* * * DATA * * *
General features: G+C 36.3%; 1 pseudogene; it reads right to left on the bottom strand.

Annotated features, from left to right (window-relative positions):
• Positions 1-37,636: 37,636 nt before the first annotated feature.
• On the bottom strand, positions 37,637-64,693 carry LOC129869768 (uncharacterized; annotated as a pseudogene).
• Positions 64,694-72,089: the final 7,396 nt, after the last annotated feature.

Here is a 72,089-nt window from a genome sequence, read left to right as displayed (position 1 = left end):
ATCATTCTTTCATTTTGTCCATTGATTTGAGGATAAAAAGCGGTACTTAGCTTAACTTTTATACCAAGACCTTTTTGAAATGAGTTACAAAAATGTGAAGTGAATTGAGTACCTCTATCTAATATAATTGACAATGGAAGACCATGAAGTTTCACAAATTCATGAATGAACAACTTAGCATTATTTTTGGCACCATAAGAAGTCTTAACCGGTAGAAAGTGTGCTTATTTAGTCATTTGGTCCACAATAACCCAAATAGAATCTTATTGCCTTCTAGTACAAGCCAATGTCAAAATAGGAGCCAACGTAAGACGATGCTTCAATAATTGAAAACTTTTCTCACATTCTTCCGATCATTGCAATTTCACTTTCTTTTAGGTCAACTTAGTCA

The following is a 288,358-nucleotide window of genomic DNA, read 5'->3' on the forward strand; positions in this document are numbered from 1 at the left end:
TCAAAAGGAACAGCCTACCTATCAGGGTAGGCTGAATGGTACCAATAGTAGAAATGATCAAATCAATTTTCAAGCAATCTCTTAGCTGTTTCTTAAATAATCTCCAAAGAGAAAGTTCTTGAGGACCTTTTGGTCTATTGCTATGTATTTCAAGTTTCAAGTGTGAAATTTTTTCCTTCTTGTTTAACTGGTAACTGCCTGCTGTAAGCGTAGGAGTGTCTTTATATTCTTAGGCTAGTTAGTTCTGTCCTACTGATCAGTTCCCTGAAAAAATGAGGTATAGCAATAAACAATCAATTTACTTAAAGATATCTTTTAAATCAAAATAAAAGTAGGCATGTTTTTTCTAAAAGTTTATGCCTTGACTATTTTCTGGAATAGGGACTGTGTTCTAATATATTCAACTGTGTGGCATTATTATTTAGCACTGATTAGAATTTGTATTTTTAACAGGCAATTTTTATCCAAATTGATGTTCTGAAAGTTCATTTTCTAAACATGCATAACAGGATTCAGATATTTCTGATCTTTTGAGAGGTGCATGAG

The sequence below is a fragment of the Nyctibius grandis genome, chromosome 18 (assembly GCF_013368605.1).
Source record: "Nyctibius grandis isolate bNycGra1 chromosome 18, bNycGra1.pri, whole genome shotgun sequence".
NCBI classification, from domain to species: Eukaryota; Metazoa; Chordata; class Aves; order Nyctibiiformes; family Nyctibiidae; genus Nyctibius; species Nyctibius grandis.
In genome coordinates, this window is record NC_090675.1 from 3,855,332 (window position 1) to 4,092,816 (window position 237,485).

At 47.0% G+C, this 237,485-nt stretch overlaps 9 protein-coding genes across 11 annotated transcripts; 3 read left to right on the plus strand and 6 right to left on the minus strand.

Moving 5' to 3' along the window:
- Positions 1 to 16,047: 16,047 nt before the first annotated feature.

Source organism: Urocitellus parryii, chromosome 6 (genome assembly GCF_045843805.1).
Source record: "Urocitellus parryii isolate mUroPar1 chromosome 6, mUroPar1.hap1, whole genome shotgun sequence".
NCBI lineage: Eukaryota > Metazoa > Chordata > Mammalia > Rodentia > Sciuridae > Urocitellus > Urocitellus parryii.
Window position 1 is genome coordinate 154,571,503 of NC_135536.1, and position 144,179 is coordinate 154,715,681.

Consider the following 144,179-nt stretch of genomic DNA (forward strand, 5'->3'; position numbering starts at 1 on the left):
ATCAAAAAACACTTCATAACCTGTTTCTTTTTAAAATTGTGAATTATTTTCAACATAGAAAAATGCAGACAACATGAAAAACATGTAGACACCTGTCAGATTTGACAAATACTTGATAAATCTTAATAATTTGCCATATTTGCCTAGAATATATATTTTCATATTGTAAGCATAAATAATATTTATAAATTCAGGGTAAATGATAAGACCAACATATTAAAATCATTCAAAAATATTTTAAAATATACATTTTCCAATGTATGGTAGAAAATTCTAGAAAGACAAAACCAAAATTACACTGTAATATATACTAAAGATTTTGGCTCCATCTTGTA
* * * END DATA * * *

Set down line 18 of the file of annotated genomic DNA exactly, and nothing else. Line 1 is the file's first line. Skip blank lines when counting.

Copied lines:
Source record: "Urocitellus parryii isolate mUroPar1 chromosome 6, mUroPar1.hap1, whole genome shotgun sequence".